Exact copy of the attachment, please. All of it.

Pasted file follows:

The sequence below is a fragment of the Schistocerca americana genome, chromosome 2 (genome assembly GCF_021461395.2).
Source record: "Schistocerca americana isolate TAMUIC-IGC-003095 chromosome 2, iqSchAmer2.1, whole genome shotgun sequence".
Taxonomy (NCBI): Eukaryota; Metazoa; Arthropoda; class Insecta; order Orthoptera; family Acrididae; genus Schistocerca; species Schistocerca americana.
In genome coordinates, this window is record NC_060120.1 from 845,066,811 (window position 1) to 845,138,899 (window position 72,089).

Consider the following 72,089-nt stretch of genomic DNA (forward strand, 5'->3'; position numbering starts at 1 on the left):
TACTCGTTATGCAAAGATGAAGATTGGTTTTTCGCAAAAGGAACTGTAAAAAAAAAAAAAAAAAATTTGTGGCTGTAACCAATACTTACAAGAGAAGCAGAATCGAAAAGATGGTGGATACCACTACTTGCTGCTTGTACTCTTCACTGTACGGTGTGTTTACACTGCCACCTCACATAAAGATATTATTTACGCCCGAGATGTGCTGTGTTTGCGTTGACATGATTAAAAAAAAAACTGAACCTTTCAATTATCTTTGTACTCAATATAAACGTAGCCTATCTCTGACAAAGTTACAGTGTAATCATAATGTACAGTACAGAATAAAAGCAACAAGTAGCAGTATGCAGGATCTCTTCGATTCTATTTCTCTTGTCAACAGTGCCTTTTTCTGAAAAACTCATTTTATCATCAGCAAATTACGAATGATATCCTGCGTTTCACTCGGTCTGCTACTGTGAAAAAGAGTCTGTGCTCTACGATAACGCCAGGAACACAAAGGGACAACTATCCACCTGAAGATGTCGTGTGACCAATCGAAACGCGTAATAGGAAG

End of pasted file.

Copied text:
The sequence below is a fragment of the Schistocerca americana genome, chromosome 2 (genome assembly GCF_021461395.2).
Source record: "Schistocerca americana isolate TAMUIC-IGC-003095 chromosome 2, iqSchAmer2.1, whole genome shotgun sequence".
Taxonomy (NCBI): Eukaryota; Metazoa; Arthropoda; class Insecta; order Orthoptera; family Acrididae; genus Schistocerca; species Schistocerca americana.
In genome coordinates, this window is record NC_060120.1 from 845,066,811 (window position 1) to 845,138,899 (window position 72,089).

Consider the following 72,089-nt stretch of genomic DNA (forward strand, 5'->3'; position numbering starts at 1 on the left):
TACTCGTTATGCAAAGATGAAGATTGGTTTTTCGCAAAAGGAACTGTAAAAAAAAAAAAAAAAAATTTGTGGCTGTAACCAATACTTACAAGAGAAGCAGAATCGAAAAGATGGTGGATACCACTACTTGCTGCTTGTACTCTTCACTGTACGGTGTGTTTACACTGCCACCTCACATAAAGATATTATTTACGCCCGAGATGTGCTGTGTTTGCGTTGACATGATTAAAAAAAAAACTGAACCTTTCAATTATCTTTGTACTCAATATAAACGTAGCCTATCTCTGACAAAGTTACAGTGTAATCATAATGTACAGTACAGAATAAAAGCAACAAGTAGCAGTATGCAGGATCTCTTCGATTCTATTTCTCTTGTCAACAGTGCCTTTTTCTGAAAAACTCATTTTATCATCAGCAAATTACGAATGATATCCTGCGTTTCACTCGGTCTGCTACTGTGAAAAAGAGTCTGTGCTCTACGATAACGCCAGGAACACAAAGGGACAACTATCCACCTGAAGATGTCGTGTGACCAATCGAAACGCGTAATAGGAAG